Abstract

Delirium is an important neuropsychiatric syndrome in the elderly that is associated with an increase in mortality, impaired physical and cognitive recovery, and increased healthcare costs. Two important gaps in daily practice with delirium are the pathophysiological obscurity and the low recognition rates. Genetics offers the possibility to contribute knowledge to both of these gaps with its unique and diverse techniques. However, genetic studies in delirium have been scarce until recently, due to the nature of the diagnosis, the etiology of the syndrome, and the pitfalls inherent in the design of genetic studies. This review describes the barriers of this field of research and the implications for our current knowledge of delirium.

© 2009 S. Karger AG, Basel


  

Author Contacts

B.C. van Munster
Department of Clinical Epidemiology, Biostatistics and Bioinformatics
Room J1B-207-1, Academic Medical Centre, University of Amsterdam, PO Box 22660
NL–1100 DD Amsterdam (The Netherlands)
Tel. +31 20 566 6945, Fax +31 20 691 2683, E-Mail b.c.vanmunster@amc.uva.nl

  

Article Information

Accepted: May 29, 2009
Published online: August 28, 2009
Number of Print Pages : 9
Number of Figures : 1, Number of Tables : 2, Number of References : 52

  

Publication Details

Dementia and Geriatric Cognitive Disorders

Vol. 28, No. 3, Year 2009 (Cover Date: October 2009)

Journal Editor: Chan-Palay V. (New York, N.Y.)
ISSN: 1420-8008 (Print), eISSN: 1421-9824 (Online)

For additional information: http://www.karger.com/DEM


Article / Publication Details

First-Page Preview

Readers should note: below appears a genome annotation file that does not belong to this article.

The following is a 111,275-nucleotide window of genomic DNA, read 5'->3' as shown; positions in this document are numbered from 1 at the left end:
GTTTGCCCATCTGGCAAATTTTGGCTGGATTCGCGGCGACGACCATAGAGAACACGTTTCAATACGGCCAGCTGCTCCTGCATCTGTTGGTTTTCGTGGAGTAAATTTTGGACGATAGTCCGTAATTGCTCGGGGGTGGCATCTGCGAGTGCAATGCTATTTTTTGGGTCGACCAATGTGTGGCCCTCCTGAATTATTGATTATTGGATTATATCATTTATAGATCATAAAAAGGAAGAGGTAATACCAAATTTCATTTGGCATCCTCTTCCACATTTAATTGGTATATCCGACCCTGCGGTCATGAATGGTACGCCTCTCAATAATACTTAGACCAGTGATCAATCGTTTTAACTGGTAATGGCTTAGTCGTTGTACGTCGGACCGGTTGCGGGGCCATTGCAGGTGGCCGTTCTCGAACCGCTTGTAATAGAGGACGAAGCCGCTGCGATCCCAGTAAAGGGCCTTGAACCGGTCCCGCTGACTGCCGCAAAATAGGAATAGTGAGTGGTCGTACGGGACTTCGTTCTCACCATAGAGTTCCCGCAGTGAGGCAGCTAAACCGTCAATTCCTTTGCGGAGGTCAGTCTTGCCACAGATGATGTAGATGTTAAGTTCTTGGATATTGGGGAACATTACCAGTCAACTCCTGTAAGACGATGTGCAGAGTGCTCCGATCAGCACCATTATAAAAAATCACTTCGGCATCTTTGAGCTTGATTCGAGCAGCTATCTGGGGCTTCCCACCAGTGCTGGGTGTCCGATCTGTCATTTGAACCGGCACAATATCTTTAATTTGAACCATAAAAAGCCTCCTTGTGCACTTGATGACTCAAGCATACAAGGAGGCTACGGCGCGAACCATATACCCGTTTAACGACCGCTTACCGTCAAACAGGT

Abstract of Review Article

Accepted: 5/29/2009
Published online: 8/28/2009
Issue release date: October 2009

Number of Print Pages: 9
Number of Figures: 1
Number of Tables: 2

ISSN: 1420-8008 (Print)
eISSN: 1421-9824 (Online)

For additional information: http://www.karger.com/DEM


Copyright / Drug Dosage

Copyright: All rights reserved. No part of this publication may be translated into other languages, reproduced or utilized in any form or by any means, electronic or mechanical, including photocopying, recording, microcopying, or by any information storage and retrieval system, without permission in writing from the publisher or, in the case of photocopying, direct payment of a specified fee to the Copyright Clearance Center.
Drug Dosage: The authors and the publisher have exerted every effort to ensure that drug selection and dosage set forth in this text are in accord with current recommendations and practice at the time of publication. However, in view of ongoing research, changes in goverment regulations, and the constant flow of information relating to drug therapy and drug reactions, the reader is urged to check the package insert for each drug for any changes in indications and dosage and for added warnings and precautions. This is particularly important when the recommended agent is a new and/or infrequently employed drug.
Disclaimer: The statements, opinions and data contained in this publication are solely those of the individual authors and contributors and not of the publishers and the editor(s). The appearance of advertisements or/and product references in the publication is not a warranty, endorsement, or approval of the products or services advertised or of their effectiveness, quality or safety. The publisher and the editor(s) disclaim responsibility for any injury to persons or property resulting from any ideas, methods, instructions or products referred to in the content or advertisements.

References

  1. Michaud L, Bula C, Berney A, Camus V, Voellinger R, Stiefel F, Burnand B: Delirium: guidelines for general hospitals. J Psychosom Res 2007;62:371–383.
  2. Inouye SK: Delirium in older persons. N Engl J Med 2006;354:1157–1165.
  3. Maclullich AM, Ferguson KJ, Miller T, de Rooij SE, Cunningham C: Unravelling the pathophysiology of delirium: a focus on the role of aberrant stress responses. J Psychosom Res 2008;65:229–238.
  4. Gunther ML, Morandi A, Ely EW: Pathophysiology of delirium in the intensive care unit. Crit Care Clin 2008;24:45–65.
  5. Marcantonio ER, Rudolph JL, Culley D, Crosby G, Alsop D, Inouye SK: Serum biomarkers for delirium. J Gerontol A Biol Sci Med Sci 2006;61:1281–1286.
  6. Blacker D, Lovestone S: Genetics and dementia nosology. J Geriatr Psychiatry Neurol 2006;19:186–191.